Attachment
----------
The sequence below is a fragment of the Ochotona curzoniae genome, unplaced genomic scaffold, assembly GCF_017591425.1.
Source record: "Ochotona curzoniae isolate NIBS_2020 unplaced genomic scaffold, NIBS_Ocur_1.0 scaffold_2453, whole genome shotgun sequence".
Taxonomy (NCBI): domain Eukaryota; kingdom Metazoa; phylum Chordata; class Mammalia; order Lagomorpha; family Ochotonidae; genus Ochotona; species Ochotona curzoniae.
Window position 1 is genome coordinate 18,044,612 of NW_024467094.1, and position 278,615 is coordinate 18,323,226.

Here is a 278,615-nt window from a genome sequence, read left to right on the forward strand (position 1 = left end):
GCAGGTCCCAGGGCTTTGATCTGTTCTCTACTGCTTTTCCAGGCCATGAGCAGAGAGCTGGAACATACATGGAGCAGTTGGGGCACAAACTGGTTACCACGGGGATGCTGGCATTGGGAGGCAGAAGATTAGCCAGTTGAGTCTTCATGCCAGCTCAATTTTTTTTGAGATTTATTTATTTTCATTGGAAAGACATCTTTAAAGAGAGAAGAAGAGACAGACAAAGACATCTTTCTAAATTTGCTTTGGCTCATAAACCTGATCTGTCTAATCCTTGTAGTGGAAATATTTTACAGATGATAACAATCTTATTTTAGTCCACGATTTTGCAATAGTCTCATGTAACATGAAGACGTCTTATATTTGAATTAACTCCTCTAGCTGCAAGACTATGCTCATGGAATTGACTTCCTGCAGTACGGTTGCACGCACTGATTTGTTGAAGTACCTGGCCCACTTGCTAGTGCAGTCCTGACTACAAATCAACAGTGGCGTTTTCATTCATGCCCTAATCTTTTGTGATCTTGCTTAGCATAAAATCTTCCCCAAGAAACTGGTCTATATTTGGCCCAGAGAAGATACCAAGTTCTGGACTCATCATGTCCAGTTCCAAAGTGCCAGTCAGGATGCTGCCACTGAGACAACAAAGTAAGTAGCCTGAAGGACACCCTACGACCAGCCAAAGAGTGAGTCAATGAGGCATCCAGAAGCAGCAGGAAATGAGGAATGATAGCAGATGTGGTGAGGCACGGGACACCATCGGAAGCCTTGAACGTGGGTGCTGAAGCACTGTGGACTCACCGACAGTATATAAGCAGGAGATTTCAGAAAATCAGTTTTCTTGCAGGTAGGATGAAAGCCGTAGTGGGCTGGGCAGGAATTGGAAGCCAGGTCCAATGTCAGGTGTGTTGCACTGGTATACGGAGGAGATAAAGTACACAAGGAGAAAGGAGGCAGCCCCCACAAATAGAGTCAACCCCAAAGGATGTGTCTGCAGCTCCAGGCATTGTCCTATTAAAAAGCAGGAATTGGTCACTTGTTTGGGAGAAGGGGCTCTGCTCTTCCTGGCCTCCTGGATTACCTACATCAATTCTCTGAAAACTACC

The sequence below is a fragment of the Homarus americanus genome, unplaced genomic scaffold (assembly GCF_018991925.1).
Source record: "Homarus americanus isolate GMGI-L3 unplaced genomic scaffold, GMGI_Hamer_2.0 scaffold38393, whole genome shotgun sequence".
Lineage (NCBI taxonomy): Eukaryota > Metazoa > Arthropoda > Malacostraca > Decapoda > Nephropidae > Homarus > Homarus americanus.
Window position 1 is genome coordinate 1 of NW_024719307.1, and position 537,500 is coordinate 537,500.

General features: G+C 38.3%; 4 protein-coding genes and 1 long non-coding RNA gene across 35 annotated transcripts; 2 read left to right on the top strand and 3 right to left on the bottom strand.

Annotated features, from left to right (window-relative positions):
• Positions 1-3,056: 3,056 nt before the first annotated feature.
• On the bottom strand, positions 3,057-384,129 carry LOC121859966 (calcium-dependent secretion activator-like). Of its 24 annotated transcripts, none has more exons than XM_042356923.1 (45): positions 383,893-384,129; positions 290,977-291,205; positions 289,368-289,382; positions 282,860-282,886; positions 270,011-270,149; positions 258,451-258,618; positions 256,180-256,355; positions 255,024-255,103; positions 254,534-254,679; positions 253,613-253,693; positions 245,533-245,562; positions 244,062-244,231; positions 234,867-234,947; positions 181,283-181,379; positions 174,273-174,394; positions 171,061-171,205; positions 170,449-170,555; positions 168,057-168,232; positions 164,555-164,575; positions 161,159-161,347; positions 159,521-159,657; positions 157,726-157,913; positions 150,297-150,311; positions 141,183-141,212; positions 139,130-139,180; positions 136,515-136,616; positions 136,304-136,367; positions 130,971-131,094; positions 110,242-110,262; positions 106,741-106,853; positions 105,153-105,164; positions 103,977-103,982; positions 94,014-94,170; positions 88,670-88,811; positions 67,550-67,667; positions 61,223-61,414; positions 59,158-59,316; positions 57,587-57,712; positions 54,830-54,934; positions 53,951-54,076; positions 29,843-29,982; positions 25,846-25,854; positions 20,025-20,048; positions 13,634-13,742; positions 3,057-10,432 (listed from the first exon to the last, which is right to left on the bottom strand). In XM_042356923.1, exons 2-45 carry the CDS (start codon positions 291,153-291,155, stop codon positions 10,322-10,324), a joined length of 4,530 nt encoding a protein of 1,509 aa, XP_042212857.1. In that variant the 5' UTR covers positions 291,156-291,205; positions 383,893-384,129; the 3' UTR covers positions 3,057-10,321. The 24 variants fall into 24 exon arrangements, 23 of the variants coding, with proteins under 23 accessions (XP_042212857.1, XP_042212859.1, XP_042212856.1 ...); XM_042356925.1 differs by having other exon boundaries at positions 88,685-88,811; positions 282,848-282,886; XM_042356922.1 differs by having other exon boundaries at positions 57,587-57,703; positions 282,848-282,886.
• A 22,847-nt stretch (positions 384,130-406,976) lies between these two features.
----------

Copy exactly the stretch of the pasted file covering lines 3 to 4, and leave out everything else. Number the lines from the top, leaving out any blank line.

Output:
Taxonomy (NCBI): domain Eukaryota; kingdom Metazoa; phylum Chordata; class Mammalia; order Lagomorpha; family Ochotonidae; genus Ochotona; species Ochotona curzoniae.
Window position 1 is genome coordinate 18,044,612 of NW_024467094.1, and position 278,615 is coordinate 18,323,226.